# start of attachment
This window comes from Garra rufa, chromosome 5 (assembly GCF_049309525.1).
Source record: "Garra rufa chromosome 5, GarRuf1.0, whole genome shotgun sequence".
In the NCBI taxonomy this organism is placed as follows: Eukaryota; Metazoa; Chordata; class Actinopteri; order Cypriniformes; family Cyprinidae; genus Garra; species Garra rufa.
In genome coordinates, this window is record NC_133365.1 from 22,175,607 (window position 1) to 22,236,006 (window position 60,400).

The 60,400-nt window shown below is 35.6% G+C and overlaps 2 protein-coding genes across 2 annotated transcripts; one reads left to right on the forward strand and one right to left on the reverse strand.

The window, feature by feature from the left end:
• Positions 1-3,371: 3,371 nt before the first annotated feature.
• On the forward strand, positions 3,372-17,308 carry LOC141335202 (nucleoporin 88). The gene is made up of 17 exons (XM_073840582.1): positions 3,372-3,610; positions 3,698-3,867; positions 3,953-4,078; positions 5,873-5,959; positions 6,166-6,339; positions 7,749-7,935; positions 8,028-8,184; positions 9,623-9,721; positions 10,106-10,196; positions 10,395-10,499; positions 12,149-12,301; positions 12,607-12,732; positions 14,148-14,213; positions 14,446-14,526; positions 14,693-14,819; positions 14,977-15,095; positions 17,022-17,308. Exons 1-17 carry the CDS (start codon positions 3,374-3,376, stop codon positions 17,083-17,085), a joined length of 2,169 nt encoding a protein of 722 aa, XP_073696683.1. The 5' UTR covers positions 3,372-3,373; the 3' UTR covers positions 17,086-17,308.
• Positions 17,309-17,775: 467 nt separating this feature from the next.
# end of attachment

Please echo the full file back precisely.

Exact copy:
This window comes from Garra rufa, chromosome 5 (assembly GCF_049309525.1).
Source record: "Garra rufa chromosome 5, GarRuf1.0, whole genome shotgun sequence".
In the NCBI taxonomy this organism is placed as follows: Eukaryota; Metazoa; Chordata; class Actinopteri; order Cypriniformes; family Cyprinidae; genus Garra; species Garra rufa.
In genome coordinates, this window is record NC_133365.1 from 22,175,607 (window position 1) to 22,236,006 (window position 60,400).

The 60,400-nt window shown below is 35.6% G+C and overlaps 2 protein-coding genes across 2 annotated transcripts; one reads left to right on the forward strand and one right to left on the reverse strand.

The window, feature by feature from the left end:
• Positions 1-3,371: 3,371 nt before the first annotated feature.
• On the forward strand, positions 3,372-17,308 carry LOC141335202 (nucleoporin 88). The gene is made up of 17 exons (XM_073840582.1): positions 3,372-3,610; positions 3,698-3,867; positions 3,953-4,078; positions 5,873-5,959; positions 6,166-6,339; positions 7,749-7,935; positions 8,028-8,184; positions 9,623-9,721; positions 10,106-10,196; positions 10,395-10,499; positions 12,149-12,301; positions 12,607-12,732; positions 14,148-14,213; positions 14,446-14,526; positions 14,693-14,819; positions 14,977-15,095; positions 17,022-17,308. Exons 1-17 carry the CDS (start codon positions 3,374-3,376, stop codon positions 17,083-17,085), a joined length of 2,169 nt encoding a protein of 722 aa, XP_073696683.1. The 5' UTR covers positions 3,372-3,373; the 3' UTR covers positions 17,086-17,308.
• Positions 17,309-17,775: 467 nt separating this feature from the next.